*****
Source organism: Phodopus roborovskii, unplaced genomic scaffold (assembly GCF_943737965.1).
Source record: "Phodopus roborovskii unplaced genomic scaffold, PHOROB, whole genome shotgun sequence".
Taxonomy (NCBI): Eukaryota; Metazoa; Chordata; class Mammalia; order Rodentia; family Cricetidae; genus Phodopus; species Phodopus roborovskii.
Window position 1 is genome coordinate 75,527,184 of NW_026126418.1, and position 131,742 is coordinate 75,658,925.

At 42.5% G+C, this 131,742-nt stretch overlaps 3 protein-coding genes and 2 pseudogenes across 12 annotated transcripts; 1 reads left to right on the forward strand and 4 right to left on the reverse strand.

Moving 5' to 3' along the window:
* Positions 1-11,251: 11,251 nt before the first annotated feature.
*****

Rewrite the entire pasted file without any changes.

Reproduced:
Source organism: Phodopus roborovskii, unplaced genomic scaffold (assembly GCF_943737965.1).
Source record: "Phodopus roborovskii unplaced genomic scaffold, PHOROB, whole genome shotgun sequence".
Taxonomy (NCBI): Eukaryota; Metazoa; Chordata; class Mammalia; order Rodentia; family Cricetidae; genus Phodopus; species Phodopus roborovskii.
Window position 1 is genome coordinate 75,527,184 of NW_026126418.1, and position 131,742 is coordinate 75,658,925.

At 42.5% G+C, this 131,742-nt stretch overlaps 3 protein-coding genes and 2 pseudogenes across 12 annotated transcripts; 1 reads left to right on the forward strand and 4 right to left on the reverse strand.

Moving 5' to 3' along the window:
* Positions 1-11,251: 11,251 nt before the first annotated feature.